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An excerpt from www.HouseOfNames.com archives copyright 2000 - 2016


The surname Crosbey was first used in the Scottish/English Borderlands by an ancient Scottish people called the Strathclyde- Britons. It was a name for someone who lived in Wigtown and Dumfriesshire. The place-name Crosby is derived from the Old Norse words kross and byr, which mean cross and farm.

Crosbey Early Origins



The surname Crosbey was first found in Wigtownshire (Gaelic: Siorrachd Bhaile na h-Uige), formerly a county in southwestern Scotland, now part of the Council Area of Dumfries and Galloway, where they held a family seat from very ancient times, some say well before the Norman Conquest and the arrival of Duke William at Hastings in 1066 A.D.

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Crosbey Spelling Variations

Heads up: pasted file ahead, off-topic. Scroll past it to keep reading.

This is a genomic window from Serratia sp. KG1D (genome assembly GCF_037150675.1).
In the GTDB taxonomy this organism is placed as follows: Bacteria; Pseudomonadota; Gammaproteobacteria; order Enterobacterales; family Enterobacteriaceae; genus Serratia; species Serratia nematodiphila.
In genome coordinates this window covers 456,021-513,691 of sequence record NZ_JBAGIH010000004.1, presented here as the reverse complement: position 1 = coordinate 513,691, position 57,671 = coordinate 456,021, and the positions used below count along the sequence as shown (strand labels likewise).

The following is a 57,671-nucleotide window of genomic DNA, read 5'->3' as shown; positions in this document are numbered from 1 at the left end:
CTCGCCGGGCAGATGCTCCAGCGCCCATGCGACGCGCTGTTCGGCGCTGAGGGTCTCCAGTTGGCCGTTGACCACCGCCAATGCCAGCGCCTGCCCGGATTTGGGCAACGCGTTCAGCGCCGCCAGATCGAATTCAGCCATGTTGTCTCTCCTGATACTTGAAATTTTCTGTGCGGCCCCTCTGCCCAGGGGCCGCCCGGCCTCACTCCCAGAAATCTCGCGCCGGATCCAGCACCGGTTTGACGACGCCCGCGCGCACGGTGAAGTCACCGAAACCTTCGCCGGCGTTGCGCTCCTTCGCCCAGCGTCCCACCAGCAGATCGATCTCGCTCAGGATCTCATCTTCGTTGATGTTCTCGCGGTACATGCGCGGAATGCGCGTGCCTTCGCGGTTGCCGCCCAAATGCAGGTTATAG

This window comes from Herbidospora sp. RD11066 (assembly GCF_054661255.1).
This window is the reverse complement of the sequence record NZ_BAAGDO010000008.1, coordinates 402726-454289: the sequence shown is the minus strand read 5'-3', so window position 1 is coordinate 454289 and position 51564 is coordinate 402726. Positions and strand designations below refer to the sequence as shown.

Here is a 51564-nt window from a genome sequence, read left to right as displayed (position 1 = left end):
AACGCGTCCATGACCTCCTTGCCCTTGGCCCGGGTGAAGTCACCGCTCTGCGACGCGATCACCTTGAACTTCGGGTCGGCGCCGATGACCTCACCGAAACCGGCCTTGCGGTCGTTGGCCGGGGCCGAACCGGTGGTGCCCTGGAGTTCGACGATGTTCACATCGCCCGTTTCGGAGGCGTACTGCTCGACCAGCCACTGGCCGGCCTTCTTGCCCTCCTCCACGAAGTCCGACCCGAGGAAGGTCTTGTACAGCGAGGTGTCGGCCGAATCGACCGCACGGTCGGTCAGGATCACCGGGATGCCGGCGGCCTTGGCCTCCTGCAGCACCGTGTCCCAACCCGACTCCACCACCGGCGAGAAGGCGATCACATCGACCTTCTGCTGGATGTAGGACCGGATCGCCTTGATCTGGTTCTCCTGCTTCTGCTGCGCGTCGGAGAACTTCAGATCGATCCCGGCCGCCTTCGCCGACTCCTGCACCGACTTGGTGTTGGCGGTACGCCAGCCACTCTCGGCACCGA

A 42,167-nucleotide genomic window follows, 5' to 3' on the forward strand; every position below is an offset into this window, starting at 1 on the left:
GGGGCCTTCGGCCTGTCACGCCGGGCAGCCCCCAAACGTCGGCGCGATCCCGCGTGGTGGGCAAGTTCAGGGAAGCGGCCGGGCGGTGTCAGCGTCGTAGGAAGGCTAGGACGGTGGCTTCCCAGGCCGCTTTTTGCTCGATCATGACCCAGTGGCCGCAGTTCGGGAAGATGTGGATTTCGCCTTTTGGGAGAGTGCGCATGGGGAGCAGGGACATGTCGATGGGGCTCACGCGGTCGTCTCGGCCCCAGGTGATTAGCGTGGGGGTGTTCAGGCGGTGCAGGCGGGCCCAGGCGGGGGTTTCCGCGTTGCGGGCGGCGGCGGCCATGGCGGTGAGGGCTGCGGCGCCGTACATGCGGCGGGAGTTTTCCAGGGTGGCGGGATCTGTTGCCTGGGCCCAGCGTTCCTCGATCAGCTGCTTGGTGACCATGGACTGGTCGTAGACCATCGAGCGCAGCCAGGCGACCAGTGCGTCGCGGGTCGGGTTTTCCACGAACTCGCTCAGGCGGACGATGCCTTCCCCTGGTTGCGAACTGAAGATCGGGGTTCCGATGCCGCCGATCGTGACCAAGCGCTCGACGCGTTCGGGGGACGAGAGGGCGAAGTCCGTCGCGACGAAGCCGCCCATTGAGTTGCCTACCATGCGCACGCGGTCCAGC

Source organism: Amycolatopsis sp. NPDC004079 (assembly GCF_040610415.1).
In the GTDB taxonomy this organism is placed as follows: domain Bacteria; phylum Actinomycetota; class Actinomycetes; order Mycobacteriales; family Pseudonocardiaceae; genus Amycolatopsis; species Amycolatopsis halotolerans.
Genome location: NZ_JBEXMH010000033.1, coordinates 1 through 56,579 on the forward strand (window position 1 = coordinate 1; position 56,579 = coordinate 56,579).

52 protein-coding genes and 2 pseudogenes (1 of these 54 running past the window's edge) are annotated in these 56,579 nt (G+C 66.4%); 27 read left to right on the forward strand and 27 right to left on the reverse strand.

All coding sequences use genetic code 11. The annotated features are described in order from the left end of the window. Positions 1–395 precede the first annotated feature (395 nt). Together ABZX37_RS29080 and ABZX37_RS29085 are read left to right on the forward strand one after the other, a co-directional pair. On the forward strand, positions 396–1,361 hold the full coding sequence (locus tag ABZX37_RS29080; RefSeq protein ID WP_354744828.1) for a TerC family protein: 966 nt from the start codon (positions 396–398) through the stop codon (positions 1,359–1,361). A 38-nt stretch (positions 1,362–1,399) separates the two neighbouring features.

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Crosbey Spelling Variations



The many spelling variations in Medieval Scottish names result from the fact that scribes in that era spelled words according to sound. Translation too, was an undeveloped science, and many names were altered into complete obscurity. Over the years Crosbey has been spelled Crosby, Crosseby, Crosbie, Crossby, Corsby and many more.

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Crosbey Early History


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Crosbey Early History



This web page shows only a small excerpt of our Crosbey research. Another 377 words (27 lines of text) covering the years 1178, 1180, 1189, 1215, 1289, 1296, 1347, 1440, 1593, 1546 and 1797 are included under the topic Early Crosbey History in all our PDF Extended History products and printed products wherever possible.